“[She] felt like she was bringing an element of each of those countries down the aisle with her. So that her new role—and that bridge to the new role—was captured in what she was wearing,” Waight Keller says. “For both of us, we felt it was a really beautiful signature, and I think even Prince Harry was just thrilled at the idea that we really tried to capture something for everyone in that service.”
To symbolize love and charity, crops of wheat were intricately blended into the floral motif at the front of the veil, which was secured with Queen Mary’s diamond and platinum bandeau tiara. The Givenchy atelier workers in Paris sewed for hundreds of hours and washed their hands every 30 minutes to ensure that the threads and tulle remained immaculate.
The groom’s father, a staunch supporter of British hand-craftsmanship and artisan traditions, was also moved by the gesture. “King Charles was just in awe of the dress and the [veil] embroidery, and he asked me about it while we were waiting inside the nave,” Waight Keller says. “He was really very interested, actually, in all the different motifs and the floral representations.”
Celebrating Prince Harry With “Something Blue”
The duchess put a creative twist on her serendipitous “something blue.” After dismissing “a garter or something like that,” Waight Keller explains, Markle snipped a piece of fabric from the dress she wore on her first date with Prince Harry.
“We basically sewed it into the hem of the wedding dress, so she was the only one that knew that it was there. It was a little blue gingham check,” Waight Keller says, dropping a significant clue about the Sussexes’ origin story—and for social media sleuths to scour the Wayback Machine. “It was the perfect personal memento that was secretly hidden inside the dress.”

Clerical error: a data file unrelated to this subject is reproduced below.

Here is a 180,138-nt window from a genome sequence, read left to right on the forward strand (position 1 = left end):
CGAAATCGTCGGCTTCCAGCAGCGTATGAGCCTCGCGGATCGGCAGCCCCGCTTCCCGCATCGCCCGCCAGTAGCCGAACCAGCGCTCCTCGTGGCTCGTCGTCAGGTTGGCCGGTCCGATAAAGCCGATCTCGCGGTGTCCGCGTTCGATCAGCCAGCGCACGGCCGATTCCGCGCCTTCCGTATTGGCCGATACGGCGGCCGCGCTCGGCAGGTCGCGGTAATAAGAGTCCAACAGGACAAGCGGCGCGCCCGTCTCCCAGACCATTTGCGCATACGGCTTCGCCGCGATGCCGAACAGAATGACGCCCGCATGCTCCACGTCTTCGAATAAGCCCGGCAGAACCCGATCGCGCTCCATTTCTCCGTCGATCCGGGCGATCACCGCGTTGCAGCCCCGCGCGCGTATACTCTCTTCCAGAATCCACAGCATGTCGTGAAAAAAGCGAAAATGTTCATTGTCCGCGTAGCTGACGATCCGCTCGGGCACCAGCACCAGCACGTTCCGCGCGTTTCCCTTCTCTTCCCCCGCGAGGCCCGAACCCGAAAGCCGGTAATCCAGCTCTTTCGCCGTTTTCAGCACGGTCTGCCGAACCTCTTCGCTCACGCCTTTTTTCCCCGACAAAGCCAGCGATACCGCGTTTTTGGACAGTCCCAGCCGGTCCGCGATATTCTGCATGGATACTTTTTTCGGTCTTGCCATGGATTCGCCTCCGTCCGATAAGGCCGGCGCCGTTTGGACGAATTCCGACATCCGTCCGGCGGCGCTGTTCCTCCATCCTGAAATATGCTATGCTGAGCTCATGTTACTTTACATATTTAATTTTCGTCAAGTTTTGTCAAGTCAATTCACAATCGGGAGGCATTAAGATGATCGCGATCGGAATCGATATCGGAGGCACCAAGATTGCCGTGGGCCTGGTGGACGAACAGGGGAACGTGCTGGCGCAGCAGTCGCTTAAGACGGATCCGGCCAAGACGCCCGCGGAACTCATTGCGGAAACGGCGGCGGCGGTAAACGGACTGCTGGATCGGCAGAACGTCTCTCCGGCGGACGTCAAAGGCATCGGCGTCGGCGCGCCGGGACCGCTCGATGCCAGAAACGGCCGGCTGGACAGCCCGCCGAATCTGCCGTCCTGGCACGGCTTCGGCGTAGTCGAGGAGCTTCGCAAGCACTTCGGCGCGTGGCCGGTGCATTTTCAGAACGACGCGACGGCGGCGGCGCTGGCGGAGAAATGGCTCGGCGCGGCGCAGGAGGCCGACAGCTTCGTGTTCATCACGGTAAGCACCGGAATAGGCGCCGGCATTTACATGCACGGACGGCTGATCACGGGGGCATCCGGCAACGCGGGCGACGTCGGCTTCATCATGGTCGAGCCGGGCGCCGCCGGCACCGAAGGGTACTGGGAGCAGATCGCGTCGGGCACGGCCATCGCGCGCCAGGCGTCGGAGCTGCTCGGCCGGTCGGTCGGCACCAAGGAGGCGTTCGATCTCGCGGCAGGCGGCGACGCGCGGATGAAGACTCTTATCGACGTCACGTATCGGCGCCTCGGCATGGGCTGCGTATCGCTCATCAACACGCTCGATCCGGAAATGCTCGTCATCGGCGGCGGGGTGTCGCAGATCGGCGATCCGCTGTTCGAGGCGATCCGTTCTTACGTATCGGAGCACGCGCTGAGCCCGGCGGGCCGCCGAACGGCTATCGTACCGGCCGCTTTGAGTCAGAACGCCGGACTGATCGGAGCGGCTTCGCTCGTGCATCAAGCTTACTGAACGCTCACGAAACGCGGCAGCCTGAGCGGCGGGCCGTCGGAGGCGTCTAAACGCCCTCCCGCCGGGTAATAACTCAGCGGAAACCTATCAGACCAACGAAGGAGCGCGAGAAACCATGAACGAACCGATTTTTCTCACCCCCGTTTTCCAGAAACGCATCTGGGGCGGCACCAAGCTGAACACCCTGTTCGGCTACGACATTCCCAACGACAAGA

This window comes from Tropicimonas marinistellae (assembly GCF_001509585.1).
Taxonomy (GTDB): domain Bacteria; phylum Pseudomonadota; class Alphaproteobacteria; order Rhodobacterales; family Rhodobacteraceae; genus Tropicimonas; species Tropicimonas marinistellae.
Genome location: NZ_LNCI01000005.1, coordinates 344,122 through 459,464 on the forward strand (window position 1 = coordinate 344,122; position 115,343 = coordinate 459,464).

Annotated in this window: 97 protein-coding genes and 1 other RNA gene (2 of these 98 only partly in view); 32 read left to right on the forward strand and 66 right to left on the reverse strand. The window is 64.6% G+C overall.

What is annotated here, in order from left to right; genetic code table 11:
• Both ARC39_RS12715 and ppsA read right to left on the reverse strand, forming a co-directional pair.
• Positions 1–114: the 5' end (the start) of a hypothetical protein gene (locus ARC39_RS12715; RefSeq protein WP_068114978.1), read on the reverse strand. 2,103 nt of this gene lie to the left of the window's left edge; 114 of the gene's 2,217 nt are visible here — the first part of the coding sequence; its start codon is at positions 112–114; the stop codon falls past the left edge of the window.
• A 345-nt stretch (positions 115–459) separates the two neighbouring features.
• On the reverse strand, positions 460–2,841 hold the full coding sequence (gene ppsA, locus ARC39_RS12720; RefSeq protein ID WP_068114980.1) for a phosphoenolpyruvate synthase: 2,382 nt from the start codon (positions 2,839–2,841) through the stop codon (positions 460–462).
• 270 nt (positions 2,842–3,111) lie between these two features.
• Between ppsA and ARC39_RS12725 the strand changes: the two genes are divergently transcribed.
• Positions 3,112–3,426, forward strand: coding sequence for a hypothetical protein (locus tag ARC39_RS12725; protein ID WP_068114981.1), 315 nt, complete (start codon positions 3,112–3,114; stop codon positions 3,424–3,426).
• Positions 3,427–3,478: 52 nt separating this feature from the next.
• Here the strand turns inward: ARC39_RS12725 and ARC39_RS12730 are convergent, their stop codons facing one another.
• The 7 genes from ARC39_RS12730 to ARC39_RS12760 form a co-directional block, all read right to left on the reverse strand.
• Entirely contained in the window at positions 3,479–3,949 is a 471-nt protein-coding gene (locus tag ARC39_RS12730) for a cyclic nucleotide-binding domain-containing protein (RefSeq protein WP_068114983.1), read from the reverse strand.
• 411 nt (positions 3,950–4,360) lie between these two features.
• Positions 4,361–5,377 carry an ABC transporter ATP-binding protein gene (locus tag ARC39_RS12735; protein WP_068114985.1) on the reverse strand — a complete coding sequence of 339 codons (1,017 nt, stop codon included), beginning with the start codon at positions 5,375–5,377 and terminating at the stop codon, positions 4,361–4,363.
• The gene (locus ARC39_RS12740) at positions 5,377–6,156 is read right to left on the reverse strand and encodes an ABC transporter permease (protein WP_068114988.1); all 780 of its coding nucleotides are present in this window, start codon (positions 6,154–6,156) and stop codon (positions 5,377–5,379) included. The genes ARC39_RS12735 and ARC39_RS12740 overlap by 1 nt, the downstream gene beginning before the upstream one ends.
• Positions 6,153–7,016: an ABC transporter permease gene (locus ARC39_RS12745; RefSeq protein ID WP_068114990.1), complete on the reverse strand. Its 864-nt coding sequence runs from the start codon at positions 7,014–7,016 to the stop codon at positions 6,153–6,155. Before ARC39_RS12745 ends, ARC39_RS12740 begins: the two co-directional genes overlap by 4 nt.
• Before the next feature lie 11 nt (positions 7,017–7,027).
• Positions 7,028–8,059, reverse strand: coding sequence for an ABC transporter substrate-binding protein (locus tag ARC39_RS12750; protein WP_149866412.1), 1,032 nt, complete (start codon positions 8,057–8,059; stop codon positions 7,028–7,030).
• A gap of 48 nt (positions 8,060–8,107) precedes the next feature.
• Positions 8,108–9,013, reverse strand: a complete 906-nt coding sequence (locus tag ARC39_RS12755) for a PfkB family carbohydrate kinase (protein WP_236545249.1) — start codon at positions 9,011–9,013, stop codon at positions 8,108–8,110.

Coordinating With the Bridesmaid Dresses
The six bridesmaids (or flower girls), including Prince William’s daughter, Princess Charlotte, coordinated with Markle in crisp white Givenchy haute couture. “She said, ‘I don’t want them to feel trussed up or like they’re in some old-fashioned dress,’” Waight Keller explains. “So these were just really modern and clean, but also something that they could move around in and felt like they were real children’s clothes.”
Evoking “very simple little T-shirt shapes,” in look and comfort, Waight Keller animated the ivory silk radzimir frocks with lively details: empire waistlines, short puff sleeves, tiny pleats, and hand-finished double silk ribbon bows at the back. “They had the same principles of modernity that the wedding gown had,” says Waight Keller, who also added pockets. “It was an important link between the two.”